Data from: Genetic composition of social groups influences male aggressive behaviour and fitness in natural genotypes of Drosophila melanogaster
Saltz, Julia B. (2013), Data from: Genetic composition of social groups influences male aggressive behaviour and fitness in natural genotypes of Drosophila melanogaster, Dryad, Dataset, https://doi.org/10.5061/dryad.3ds26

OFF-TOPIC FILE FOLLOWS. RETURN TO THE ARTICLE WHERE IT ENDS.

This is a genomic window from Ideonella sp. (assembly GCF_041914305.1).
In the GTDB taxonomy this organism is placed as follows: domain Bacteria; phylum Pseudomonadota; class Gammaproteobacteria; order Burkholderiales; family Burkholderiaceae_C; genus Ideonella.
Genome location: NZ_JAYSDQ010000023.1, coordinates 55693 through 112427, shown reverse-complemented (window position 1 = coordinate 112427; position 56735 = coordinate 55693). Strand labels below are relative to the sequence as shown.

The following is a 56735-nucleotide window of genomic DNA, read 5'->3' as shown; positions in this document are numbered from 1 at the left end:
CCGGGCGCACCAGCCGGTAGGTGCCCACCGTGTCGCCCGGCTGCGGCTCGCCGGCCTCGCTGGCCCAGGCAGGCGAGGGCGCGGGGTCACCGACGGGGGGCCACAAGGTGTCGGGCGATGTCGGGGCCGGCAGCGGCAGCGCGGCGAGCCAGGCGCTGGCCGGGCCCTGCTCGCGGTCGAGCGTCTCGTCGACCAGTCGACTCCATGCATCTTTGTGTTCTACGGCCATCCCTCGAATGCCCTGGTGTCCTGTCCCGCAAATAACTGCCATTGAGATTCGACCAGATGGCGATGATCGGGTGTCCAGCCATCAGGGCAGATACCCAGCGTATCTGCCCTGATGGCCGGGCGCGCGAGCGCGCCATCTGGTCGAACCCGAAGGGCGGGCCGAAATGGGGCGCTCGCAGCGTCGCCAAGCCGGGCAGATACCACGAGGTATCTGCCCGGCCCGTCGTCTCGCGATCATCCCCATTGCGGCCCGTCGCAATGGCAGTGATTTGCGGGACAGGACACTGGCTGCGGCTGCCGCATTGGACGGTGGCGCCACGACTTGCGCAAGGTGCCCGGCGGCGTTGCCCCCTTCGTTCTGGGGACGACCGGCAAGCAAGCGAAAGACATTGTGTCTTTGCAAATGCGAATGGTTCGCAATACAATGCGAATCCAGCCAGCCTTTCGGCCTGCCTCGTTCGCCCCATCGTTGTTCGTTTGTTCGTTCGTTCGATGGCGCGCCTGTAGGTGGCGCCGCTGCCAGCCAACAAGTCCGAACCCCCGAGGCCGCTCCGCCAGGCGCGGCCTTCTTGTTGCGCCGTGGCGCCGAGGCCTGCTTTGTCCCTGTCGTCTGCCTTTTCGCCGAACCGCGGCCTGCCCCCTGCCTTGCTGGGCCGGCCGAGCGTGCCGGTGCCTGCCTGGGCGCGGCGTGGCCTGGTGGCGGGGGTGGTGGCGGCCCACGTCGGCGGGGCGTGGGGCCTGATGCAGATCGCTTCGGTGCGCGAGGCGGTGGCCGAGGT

Indirect genetic effects (IGEs) describe how an individual’s behaviour—which is influenced by his or her genotype—can affect the behaviours of interacting individuals. IGE research has focused on dyads. However, insights from social networks research, and other studies of group behaviour, suggest that dyadic interactions are affected by the behaviour of other individuals in the group. To extend IGE inferences to groups of three or more, IGEs must be considered from a group perspective. Here, I introduce the “focal interaction” approach to study IGEs in groups. I illustrate the utility of this approach by studying aggression among natural genotypes of Drosophila melanogaster. I chose two natural genotypes as “focal interactants”: the behavioural interaction between them was the “focal interaction.” One male from each focal interactant genotype was present in every group, and I varied the genotype of the third male—the “treatment male.” Genetic variation in the treatment male’s aggressive behaviour influenced the focal interaction, demonstrating that IGEs in groups are not a straightforward extension of IGEs measured in dyads. Further, the focal interaction influenced male mating success, illustrating the role of IGEs in behavioural evolution. These results represent the first manipulative evidence for IGEs at the group level.